Government split over ‘corporate venture capital’

05-Jun-2020 Intellasia | KoreaTimes | 6:02 AM Print This Post

The Ministry of Economy and Finance and the Fair Trade Commission (FTC) are in conflict over a proposed easing of regulations that would allow non-financial holding companies here to create “corporate venture capital (CVC).”

While the finance ministry has pursued the deregulatory measure to prompt large businesses to invest in startups, the FTC has opposed this, saying it goes against the principle that restricts industrial capital from owning financial firms, such as banks and insurers.

A CVC refers to funding that conglomerates have invested in.

Global tech giants, such as Google, Intel and Baidu, have launched their own CVCs to foster startups with growth potential and acquire those startups swiftly when they are needed.

In contrast, Korean law has barred non-financial holding companies from setting up CVCs because there has been concern over chaebol owners using the assets of their financial subsidiaries to tighten their grip on their companies.

Since the nation’s investments in startups have diminished amid the COVID-19 pandemic, however, Cheong Wa Dae has agreed to allow the finance ministry to push forward with the deregulation.

Based on the support from the President, the finance ministry announced Monday it will consider allowing non-financial holding firms to own CVCs “restrictively.”

“For another boom in the startup industry, we will drastically ease regulations on venture capital, and will consider allowing non-financial holding firms to own CVCs,” deputy prime minister and Finance minister Hong Nam-ki said, announcing economic policies for the latter half of 2020.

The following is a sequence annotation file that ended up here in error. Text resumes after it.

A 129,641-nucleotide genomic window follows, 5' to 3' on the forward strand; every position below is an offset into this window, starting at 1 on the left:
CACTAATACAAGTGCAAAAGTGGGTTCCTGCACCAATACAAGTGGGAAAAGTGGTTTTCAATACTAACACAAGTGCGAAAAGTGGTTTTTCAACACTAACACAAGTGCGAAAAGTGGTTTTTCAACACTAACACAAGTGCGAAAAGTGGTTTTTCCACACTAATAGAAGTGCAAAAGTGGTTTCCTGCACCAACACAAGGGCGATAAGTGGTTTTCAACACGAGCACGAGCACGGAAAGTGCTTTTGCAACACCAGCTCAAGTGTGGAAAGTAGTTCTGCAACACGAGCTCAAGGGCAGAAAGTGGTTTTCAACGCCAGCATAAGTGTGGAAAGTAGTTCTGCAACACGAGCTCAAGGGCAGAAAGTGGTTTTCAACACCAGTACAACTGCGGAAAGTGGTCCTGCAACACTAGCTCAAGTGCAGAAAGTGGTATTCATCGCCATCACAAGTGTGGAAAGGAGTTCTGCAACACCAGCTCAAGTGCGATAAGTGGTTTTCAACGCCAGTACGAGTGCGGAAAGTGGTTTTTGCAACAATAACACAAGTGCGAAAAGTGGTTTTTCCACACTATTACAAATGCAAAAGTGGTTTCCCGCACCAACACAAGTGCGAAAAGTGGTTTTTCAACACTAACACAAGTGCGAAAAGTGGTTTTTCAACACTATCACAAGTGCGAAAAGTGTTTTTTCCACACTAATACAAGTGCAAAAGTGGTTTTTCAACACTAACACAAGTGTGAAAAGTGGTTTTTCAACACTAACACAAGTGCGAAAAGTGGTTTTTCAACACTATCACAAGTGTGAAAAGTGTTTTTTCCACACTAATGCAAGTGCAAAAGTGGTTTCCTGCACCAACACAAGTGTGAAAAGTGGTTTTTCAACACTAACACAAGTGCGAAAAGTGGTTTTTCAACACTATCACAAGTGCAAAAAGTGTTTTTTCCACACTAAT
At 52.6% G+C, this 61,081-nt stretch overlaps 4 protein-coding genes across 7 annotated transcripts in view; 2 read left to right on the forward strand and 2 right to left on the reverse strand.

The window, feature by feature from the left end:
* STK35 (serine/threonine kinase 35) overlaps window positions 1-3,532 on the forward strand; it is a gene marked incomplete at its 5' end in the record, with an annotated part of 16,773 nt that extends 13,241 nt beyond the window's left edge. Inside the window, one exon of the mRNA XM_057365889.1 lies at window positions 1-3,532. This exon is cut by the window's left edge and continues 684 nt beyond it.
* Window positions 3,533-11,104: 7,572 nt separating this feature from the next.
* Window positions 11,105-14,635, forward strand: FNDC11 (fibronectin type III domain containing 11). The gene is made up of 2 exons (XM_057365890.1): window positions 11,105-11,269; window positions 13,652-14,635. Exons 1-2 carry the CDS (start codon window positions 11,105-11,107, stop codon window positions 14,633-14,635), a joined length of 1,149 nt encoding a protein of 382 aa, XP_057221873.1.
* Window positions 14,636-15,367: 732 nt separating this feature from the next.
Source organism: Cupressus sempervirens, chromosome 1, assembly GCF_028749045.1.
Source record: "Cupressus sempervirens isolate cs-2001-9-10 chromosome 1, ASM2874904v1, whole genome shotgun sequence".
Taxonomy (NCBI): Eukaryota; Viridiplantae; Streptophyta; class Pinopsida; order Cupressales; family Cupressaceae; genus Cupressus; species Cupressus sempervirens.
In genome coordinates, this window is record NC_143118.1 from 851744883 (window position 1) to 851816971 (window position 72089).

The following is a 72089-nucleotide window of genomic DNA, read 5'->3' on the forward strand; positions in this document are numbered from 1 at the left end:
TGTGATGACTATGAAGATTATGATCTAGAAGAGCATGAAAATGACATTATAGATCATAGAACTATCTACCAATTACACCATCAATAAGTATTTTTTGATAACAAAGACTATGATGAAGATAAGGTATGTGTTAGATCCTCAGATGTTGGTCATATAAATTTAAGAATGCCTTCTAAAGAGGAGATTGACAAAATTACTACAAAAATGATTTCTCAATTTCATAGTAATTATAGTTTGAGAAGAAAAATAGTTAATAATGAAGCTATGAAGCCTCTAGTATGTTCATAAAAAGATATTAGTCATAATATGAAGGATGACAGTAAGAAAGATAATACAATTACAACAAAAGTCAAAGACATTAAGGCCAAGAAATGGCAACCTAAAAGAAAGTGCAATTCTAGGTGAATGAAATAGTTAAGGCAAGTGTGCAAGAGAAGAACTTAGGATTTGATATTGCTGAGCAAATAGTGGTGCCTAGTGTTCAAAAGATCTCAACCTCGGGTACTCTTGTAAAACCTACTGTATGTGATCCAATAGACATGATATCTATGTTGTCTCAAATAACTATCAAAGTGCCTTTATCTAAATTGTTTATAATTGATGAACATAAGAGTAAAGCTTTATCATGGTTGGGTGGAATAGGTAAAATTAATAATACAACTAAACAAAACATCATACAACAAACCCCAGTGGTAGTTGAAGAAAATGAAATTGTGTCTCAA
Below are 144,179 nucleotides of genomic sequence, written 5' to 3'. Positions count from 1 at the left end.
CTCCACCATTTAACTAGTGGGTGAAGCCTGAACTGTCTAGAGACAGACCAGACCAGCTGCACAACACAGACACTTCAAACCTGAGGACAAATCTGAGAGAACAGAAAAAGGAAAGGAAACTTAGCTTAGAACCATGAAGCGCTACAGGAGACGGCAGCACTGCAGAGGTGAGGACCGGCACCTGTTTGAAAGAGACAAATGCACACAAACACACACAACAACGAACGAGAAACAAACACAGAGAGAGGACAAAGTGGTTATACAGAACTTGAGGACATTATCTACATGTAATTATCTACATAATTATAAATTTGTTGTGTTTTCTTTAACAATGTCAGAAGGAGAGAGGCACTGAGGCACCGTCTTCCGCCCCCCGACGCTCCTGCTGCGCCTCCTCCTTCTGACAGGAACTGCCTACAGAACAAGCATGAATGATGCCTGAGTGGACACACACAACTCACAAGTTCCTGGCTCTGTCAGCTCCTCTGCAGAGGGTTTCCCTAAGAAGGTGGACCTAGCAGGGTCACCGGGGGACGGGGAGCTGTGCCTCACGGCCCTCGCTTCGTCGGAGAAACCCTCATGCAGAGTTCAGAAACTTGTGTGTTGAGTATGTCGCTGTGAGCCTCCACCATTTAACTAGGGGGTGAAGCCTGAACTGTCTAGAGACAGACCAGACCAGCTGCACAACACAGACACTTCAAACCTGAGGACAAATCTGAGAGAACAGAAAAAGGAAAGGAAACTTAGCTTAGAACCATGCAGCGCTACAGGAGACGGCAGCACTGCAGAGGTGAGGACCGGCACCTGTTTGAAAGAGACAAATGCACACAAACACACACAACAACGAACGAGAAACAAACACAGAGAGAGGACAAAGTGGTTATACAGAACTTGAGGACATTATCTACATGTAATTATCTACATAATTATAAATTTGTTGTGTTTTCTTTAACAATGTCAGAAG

“Both the amount of money raised for investments in startups and actual investments in startups have grown gradually over the past 13 years, but the former dropped 20 percent in the first quarter, while the latter fell 4 percent. The government had no choice but to consider a drastic measure.”

Although large businesses and startups welcomed the government announcement, the FTC has remained skeptical about the proposed measures.

The antitrust watchdog said even if the government eases regulations on CVC, it will continue to be very difficult for non-financial holding firms to establish CVCs.

The finance minister admitted there has been some opposition inside the government to the ministry’s plan to allow non-financial holding companies to have CVCs.

Progressive civic groups protesting CVCs are another headache for the government.

The Citizens’ Coalition for Economic Justice (CCEJ) said in a statement that the government should stop pursuing the “chaebol-friendly” policy which violates the principle of separation between industrial and financial capital.

“If the government regards CVCs as non-financial companies, financial holding companies will be forced to sell their venture capital, because the current law bans them from owning non-financial firms,” the CCEJ said.


Category: Korea

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